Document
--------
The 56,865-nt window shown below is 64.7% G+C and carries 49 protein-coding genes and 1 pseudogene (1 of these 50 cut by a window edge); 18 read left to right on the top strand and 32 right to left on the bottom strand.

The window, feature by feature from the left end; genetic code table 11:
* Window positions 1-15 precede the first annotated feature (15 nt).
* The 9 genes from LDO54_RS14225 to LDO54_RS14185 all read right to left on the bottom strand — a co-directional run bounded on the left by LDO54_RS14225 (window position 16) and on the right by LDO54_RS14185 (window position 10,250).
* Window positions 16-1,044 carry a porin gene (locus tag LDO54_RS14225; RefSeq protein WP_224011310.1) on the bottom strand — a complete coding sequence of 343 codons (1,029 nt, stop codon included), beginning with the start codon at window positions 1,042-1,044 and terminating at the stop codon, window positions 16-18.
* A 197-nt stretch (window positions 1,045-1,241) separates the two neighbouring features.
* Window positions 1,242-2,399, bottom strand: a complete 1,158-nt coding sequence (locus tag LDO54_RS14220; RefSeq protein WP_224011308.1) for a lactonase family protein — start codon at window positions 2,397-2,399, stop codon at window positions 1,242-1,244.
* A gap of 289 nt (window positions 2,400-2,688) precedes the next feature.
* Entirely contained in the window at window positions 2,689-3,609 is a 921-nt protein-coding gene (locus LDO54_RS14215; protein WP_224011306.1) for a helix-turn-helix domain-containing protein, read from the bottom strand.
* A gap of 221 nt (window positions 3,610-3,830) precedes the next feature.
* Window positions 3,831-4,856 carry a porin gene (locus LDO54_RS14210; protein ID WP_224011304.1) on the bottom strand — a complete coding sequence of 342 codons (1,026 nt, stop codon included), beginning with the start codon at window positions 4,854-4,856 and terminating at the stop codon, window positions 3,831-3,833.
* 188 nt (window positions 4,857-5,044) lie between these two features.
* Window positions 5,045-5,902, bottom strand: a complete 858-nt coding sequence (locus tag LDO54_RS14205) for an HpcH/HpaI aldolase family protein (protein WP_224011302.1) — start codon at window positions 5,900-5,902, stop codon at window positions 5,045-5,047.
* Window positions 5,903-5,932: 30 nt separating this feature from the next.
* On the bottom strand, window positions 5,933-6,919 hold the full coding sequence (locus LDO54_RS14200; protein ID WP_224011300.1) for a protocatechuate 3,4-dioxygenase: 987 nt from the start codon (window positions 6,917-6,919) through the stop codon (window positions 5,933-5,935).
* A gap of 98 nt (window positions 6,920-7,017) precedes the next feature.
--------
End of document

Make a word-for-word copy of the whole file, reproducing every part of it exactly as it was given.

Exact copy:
The 56,865-nt window shown below is 64.7% G+C and carries 49 protein-coding genes and 1 pseudogene (1 of these 50 cut by a window edge); 18 read left to right on the top strand and 32 right to left on the bottom strand.

The window, feature by feature from the left end; genetic code table 11:
* Window positions 1-15 precede the first annotated feature (15 nt).
* The 9 genes from LDO54_RS14225 to LDO54_RS14185 all read right to left on the bottom strand — a co-directional run bounded on the left by LDO54_RS14225 (window position 16) and on the right by LDO54_RS14185 (window position 10,250).
* Window positions 16-1,044 carry a porin gene (locus tag LDO54_RS14225; RefSeq protein WP_224011310.1) on the bottom strand — a complete coding sequence of 343 codons (1,029 nt, stop codon included), beginning with the start codon at window positions 1,042-1,044 and terminating at the stop codon, window positions 16-18.
* A 197-nt stretch (window positions 1,045-1,241) separates the two neighbouring features.
* Window positions 1,242-2,399, bottom strand: a complete 1,158-nt coding sequence (locus tag LDO54_RS14220; RefSeq protein WP_224011308.1) for a lactonase family protein — start codon at window positions 2,397-2,399, stop codon at window positions 1,242-1,244.
* A gap of 289 nt (window positions 2,400-2,688) precedes the next feature.
* Entirely contained in the window at window positions 2,689-3,609 is a 921-nt protein-coding gene (locus LDO54_RS14215; protein WP_224011306.1) for a helix-turn-helix domain-containing protein, read from the bottom strand.
* A gap of 221 nt (window positions 3,610-3,830) precedes the next feature.
* Window positions 3,831-4,856 carry a porin gene (locus LDO54_RS14210; protein ID WP_224011304.1) on the bottom strand — a complete coding sequence of 342 codons (1,026 nt, stop codon included), beginning with the start codon at window positions 4,854-4,856 and terminating at the stop codon, window positions 3,831-3,833.
* 188 nt (window positions 4,857-5,044) lie between these two features.
* Window positions 5,045-5,902, bottom strand: a complete 858-nt coding sequence (locus tag LDO54_RS14205) for an HpcH/HpaI aldolase family protein (protein WP_224011302.1) — start codon at window positions 5,900-5,902, stop codon at window positions 5,045-5,047.
* Window positions 5,903-5,932: 30 nt separating this feature from the next.
* On the bottom strand, window positions 5,933-6,919 hold the full coding sequence (locus LDO54_RS14200; protein ID WP_224011300.1) for a protocatechuate 3,4-dioxygenase: 987 nt from the start codon (window positions 6,917-6,919) through the stop codon (window positions 5,933-5,935).
* A gap of 98 nt (window positions 6,920-7,017) precedes the next feature.